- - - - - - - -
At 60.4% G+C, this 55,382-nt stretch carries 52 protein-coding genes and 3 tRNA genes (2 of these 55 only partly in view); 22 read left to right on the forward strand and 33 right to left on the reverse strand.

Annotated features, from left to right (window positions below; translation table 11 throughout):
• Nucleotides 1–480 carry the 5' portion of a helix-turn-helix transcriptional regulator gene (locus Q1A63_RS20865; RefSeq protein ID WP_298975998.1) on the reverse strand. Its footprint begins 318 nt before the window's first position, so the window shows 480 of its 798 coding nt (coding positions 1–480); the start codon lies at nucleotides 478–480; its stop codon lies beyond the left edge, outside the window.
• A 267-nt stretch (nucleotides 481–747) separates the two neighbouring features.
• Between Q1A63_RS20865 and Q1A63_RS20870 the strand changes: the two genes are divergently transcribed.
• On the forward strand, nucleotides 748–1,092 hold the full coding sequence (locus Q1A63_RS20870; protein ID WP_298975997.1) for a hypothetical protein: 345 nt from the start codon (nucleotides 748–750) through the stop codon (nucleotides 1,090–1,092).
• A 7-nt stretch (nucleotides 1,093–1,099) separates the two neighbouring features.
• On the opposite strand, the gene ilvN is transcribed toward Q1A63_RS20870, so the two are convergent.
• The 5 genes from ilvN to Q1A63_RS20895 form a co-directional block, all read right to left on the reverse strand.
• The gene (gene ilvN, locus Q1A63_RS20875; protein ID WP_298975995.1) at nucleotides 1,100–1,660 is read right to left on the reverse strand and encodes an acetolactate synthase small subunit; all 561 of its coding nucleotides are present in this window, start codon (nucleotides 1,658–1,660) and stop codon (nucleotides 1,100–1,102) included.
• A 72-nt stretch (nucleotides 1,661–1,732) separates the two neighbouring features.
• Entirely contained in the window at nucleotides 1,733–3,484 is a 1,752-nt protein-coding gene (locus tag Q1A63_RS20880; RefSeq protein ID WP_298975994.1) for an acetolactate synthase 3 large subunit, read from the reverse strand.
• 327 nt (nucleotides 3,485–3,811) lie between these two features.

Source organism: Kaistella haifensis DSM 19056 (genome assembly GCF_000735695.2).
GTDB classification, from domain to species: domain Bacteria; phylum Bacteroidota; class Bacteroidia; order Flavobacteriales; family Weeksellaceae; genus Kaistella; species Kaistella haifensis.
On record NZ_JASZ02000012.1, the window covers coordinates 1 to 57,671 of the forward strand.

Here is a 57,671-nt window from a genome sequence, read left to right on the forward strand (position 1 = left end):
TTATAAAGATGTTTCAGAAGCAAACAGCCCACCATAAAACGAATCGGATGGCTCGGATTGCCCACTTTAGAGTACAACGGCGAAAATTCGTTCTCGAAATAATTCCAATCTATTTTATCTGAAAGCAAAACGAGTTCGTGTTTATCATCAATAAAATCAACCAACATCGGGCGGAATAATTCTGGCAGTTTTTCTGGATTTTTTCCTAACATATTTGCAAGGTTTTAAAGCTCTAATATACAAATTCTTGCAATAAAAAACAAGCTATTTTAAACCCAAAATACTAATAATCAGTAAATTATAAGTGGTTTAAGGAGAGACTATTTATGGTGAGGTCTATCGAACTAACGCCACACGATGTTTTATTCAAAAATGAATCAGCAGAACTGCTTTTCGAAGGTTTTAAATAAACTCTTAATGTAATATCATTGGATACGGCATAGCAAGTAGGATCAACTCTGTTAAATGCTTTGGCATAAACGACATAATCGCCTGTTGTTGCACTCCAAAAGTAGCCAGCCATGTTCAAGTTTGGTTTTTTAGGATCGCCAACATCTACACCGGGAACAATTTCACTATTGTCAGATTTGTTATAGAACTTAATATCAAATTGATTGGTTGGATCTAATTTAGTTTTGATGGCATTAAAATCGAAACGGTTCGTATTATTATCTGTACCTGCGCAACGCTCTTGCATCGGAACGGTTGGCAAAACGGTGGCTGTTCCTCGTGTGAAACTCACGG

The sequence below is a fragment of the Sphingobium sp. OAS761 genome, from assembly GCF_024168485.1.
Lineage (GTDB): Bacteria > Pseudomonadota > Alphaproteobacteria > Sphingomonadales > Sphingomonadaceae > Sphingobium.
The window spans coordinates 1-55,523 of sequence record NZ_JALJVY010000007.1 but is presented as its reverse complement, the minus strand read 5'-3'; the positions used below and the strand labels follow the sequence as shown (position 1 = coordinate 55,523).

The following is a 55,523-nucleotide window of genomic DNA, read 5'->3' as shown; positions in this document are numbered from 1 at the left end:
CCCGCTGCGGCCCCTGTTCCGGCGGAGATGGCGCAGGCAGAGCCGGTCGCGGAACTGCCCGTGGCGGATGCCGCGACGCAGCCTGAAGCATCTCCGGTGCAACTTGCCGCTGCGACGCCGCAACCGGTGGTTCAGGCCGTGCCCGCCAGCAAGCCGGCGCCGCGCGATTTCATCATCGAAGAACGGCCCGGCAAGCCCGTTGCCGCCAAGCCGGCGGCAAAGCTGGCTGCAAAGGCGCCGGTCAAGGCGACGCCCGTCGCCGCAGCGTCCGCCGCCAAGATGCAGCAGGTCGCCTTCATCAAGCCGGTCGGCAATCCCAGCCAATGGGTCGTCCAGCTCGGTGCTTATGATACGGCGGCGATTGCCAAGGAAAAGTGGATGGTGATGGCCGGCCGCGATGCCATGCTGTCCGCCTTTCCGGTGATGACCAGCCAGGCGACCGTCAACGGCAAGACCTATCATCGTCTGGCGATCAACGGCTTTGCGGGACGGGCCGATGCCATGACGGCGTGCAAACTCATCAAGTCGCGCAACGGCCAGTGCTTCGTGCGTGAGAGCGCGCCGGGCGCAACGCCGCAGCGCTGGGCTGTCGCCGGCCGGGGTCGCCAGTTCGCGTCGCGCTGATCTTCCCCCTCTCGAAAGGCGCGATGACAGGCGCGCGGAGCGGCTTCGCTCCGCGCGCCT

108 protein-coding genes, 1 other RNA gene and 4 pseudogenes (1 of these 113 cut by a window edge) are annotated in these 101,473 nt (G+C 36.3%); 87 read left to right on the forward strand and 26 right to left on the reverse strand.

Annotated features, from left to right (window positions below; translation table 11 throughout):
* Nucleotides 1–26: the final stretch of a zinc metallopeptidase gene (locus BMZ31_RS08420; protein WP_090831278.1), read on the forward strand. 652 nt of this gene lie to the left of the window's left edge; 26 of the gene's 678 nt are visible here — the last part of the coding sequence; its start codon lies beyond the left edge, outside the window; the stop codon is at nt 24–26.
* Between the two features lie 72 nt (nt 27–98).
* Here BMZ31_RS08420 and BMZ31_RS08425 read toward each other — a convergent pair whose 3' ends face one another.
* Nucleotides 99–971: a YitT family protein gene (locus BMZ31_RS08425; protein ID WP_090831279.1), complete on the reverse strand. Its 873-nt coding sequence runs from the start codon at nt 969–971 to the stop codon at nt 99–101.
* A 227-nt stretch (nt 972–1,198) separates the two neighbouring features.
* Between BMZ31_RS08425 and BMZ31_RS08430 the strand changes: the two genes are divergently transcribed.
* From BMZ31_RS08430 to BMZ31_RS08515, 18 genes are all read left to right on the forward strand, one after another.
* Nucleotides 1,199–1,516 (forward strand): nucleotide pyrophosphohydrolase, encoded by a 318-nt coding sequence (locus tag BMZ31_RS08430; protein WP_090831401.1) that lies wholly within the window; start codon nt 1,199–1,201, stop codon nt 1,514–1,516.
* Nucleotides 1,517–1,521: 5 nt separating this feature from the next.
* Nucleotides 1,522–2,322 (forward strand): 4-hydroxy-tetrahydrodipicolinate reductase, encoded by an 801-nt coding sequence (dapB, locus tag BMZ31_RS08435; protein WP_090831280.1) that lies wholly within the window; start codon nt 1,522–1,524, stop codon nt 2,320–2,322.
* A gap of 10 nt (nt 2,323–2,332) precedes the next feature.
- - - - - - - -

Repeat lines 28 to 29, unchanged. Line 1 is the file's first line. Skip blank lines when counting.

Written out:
* Here BMZ31_RS08420 and BMZ31_RS08425 read toward each other — a convergent pair whose 3' ends face one another.
* Nucleotides 99–971: a YitT family protein gene (locus BMZ31_RS08425; protein ID WP_090831279.1), complete on the reverse strand. Its 873-nt coding sequence runs from the start codon at nt 969–971 to the stop codon at nt 99–101.